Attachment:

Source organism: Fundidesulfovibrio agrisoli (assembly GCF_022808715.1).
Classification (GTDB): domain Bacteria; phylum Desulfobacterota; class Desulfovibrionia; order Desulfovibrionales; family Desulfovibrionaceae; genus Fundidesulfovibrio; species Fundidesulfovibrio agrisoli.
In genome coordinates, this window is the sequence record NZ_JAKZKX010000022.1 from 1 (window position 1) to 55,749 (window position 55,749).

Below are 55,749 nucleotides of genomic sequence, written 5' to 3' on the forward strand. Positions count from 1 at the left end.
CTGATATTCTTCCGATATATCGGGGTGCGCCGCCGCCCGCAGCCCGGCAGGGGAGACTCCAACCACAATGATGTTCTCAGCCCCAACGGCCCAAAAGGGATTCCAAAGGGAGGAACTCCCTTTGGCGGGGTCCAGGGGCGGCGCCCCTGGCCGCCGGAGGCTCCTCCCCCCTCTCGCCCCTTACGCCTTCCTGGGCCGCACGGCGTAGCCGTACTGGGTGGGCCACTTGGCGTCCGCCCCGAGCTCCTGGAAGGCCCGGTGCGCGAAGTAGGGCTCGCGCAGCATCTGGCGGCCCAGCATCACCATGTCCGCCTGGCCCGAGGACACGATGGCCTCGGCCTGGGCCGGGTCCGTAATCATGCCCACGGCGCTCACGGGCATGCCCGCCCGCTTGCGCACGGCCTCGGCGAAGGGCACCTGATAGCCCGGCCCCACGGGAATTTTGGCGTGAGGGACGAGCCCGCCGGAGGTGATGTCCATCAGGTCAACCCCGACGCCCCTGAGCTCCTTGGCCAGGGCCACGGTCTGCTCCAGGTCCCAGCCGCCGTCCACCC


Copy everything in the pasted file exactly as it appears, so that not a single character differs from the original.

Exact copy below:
Source organism: Fundidesulfovibrio agrisoli (assembly GCF_022808715.1).
Classification (GTDB): domain Bacteria; phylum Desulfobacterota; class Desulfovibrionia; order Desulfovibrionales; family Desulfovibrionaceae; genus Fundidesulfovibrio; species Fundidesulfovibrio agrisoli.
In genome coordinates, this window is the sequence record NZ_JAKZKX010000022.1 from 1 (window position 1) to 55,749 (window position 55,749).

Below are 55,749 nucleotides of genomic sequence, written 5' to 3' on the forward strand. Positions count from 1 at the left end.
CTGATATTCTTCCGATATATCGGGGTGCGCCGCCGCCCGCAGCCCGGCAGGGGAGACTCCAACCACAATGATGTTCTCAGCCCCAACGGCCCAAAAGGGATTCCAAAGGGAGGAACTCCCTTTGGCGGGGTCCAGGGGCGGCGCCCCTGGCCGCCGGAGGCTCCTCCCCCCTCTCGCCCCTTACGCCTTCCTGGGCCGCACGGCGTAGCCGTACTGGGTGGGCCACTTGGCGTCCGCCCCGAGCTCCTGGAAGGCCCGGTGCGCGAAGTAGGGCTCGCGCAGCATCTGGCGGCCCAGCATCACCATGTCCGCCTGGCCCGAGGACACGATGGCCTCGGCCTGGGCCGGGTCCGTAATCATGCCCACGGCGCTCACGGGCATGCCCGCCCGCTTGCGCACGGCCTCGGCGAAGGGCACCTGATAGCCCGGCCCCACGGGAATTTTGGCGTGAGGGACGAGCCCGCCGGAGGTGATGTCCATCAGGTCAACCCCGACGCCCCTGAGCTCCTTGGCCAGGGCCACGGTCTGCTCCAGGTCCCAGCCGCCGTCCACCC